Mandatory arbitration clauses outside the US severely restrict investors' recovery options
In Brazil, arbitration has become the sole means for resolving disputes relating to securities purchased on Brazil's primary stock exchange -- the Bovespa.
Foreign companies are increasingly turning to arbitration in an attempt to limit or avoid their liability exposure for securities fraud. This practice is common in Brazil, where public companies are encouraged by regulators to adopt bylaws mandating arbitration, supposedly in an effort to avoid the already overburdened and unreliable Brazilian court system. In fact, arbitration has become the sole means for resolving disputes under Brazilian law relating to securities purchased on the Bovespa, Brazil's primary stock exchange. While arbitration may, in some cases, be preferable to running the gauntlet in foreign courts, mandatory arbitration provisions also drastically restrict investors' recovery options for losses incurred on foreign exchanges.
The Petrobras securities litigation, which arises out of the largest corruption scandal in Brazil's history, serves as a prime example. Petrobras is a multinational state-run energy company headquartered in Rio de Janeiro, and at one time, was one of the largest companies in the world. The securities litigation against Petrobras arises from a decades-long bribery and kickback scheme in which Petrobras officials conspired with a cartel of company contractors to overcharge Petrobras on construction and service contracts, with billions of dollars in kickbacks and bribes funneled back to Petrobras executives and distributed to Brazil's ruling political parties. The scheme caused Petrobras to overstate the value of its refineries, oil rigs, and other assets by billions of dollars and materially misstate its financial results. As details of the scheme became public, the price of Petrobras securities plummeted.
Investors filed lawsuits in federal court in Manhattan, seeking to recover losses on Petrobras securities purchased on the Bovespa, the New York Stock Exchange, and the over-the-counter bond markets. Shortly thereafter, Petrobras moved to dismiss the Brazilian securities law claims asserted on behalf of investors who purchased their Petrobras securities on the Bovespa, arguing that the claims were subject to mandatory arbitration pursuant to the company's bylaws. The court agreed, and on July 30, 2015, the Honorable Jed Rakoff, applying Brazilian law, held that the company's arbitration clause was "valid and enforceable against purchasers of Petrobras securities on the Bovespa." Judge Rakoff held that Article 58 of Petrobras's bylaws bound all shareholders who purchased Petrobras stock on the Brazilian stock exchange after the bylaws had been adopted.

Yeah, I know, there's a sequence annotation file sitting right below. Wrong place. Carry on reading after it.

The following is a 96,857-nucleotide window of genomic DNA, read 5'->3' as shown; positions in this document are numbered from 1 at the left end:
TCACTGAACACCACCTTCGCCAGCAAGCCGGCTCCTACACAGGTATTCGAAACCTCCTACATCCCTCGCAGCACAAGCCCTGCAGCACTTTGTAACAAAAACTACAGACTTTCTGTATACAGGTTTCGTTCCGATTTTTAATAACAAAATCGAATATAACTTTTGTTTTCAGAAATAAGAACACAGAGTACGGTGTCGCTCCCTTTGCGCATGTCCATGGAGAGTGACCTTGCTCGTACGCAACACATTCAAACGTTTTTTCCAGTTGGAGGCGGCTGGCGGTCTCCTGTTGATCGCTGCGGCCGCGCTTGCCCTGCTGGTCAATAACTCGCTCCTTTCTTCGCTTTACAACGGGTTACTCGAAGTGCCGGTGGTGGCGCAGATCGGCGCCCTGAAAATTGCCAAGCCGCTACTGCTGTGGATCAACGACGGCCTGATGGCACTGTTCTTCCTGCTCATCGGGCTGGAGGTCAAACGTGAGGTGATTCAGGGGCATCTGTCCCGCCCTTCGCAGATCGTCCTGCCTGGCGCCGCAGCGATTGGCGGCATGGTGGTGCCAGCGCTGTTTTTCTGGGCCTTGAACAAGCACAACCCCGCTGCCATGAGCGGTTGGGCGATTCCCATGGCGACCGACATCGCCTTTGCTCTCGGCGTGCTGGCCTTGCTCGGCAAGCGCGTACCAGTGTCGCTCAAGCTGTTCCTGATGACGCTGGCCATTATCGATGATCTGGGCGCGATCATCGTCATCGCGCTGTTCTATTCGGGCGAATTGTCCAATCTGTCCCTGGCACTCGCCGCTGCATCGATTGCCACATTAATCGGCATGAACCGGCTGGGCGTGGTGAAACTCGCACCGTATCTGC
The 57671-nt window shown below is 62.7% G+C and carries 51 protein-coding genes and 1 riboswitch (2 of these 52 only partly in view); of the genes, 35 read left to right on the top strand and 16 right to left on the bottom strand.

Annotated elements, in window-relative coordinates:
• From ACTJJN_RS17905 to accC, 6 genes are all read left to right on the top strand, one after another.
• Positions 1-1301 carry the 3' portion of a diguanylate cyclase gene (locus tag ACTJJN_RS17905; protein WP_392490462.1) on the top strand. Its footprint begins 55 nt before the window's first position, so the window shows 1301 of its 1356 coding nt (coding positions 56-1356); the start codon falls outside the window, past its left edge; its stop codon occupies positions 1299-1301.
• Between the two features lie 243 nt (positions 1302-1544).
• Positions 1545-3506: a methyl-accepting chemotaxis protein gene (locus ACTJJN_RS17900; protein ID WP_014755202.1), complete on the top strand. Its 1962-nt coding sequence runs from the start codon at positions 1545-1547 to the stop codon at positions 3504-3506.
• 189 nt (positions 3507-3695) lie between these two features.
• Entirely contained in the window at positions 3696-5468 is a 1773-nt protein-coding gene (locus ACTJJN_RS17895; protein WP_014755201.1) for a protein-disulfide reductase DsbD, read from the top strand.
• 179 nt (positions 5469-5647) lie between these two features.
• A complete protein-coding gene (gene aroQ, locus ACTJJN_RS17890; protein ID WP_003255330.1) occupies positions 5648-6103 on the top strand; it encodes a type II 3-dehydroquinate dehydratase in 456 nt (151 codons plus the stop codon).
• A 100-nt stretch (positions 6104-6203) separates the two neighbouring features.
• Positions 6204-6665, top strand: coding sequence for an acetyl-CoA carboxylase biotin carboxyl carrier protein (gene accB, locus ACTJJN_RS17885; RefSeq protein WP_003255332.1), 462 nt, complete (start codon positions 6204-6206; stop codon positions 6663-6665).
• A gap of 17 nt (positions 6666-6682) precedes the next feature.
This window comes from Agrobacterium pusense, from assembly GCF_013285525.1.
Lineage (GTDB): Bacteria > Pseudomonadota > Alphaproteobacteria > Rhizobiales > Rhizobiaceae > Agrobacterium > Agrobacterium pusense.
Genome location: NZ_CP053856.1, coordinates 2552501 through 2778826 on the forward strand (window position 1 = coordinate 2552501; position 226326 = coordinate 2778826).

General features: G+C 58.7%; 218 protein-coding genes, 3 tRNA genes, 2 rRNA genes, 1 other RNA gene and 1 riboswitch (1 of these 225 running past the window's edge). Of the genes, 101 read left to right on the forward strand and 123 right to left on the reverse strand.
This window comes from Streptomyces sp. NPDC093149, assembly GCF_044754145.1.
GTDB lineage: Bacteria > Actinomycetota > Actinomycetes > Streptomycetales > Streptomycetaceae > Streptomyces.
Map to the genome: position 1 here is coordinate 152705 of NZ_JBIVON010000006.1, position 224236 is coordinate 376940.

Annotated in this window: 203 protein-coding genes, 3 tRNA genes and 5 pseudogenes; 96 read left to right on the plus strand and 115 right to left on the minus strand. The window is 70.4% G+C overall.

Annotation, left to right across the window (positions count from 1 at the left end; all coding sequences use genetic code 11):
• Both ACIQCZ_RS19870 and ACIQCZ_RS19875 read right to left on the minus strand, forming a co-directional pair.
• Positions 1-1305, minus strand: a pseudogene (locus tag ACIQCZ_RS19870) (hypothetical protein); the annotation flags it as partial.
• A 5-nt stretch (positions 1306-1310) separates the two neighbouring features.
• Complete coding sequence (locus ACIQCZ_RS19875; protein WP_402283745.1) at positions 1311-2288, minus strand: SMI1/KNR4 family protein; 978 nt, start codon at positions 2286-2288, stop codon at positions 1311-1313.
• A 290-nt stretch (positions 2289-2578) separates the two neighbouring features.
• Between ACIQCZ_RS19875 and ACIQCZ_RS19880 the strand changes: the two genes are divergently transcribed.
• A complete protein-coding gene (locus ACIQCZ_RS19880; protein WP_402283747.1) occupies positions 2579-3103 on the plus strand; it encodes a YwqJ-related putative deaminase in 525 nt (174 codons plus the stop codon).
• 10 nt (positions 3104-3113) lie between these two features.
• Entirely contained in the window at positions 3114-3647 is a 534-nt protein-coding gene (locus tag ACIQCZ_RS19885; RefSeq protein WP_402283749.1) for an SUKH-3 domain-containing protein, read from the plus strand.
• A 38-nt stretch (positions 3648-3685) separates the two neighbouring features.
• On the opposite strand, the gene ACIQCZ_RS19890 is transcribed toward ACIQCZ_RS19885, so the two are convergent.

As a result, the sole recovery option for investors who purchased Brazilian-listed Petrobras securities appears to be mandatory arbitration at the Market Arbitration Chamber of the Bovespa. While at least one mass solicitation for a collective shareholder arbitration in Brazil was circulated as early as September 2015, it appears that to date no arbitration proceeding has actually been filed. As such, there is no pending action or proceeding providing a means for investors who purchased Petrobras securities outside of the United States to obtain compensation for their losses.
In stark contrast, investors who purchased Petrobras American Depository Receipts (ADRs) on the NYSE and Petrobras bonds in the domestic OTC market continue to enjoy the strong protections of US federal securities laws. Members of the investor class in the Petrobras US securities litigation, as well as hundreds of investors from the United States and internationally that have chosen to pursue direct action claims, have overcome defendants' repeated pleading attacks and are set to have their claims for recovery of damages under the US federal securities laws adjudicated in a joint trial scheduled to begin in September 2016.
On June 15, 2016, the Second Circuit Court of Appeals agreed to hear Petrobras's interlocutory appeal of the district court's certification of a subset of the class case, namely, concerning purchases of Petrobras US dollar-denominated bonds trading on the OTC corporate bond market. Petrobras argues that individualized proof will be necessary to establish a sufficient domestic nexus under the Supreme Court's 2010 decision in Morrison for these off-exchange transactions in Petrobras bonds. Notably, Petrobras does not argue that such individualized questions prevent certification as to purchasers of the Company's ADRs on the NYSE.
While mandatory arbitration may be preferable to running the gauntlet in Brazil's court system, this development has drastically restricted investors' recovery options for losses on foreign securities.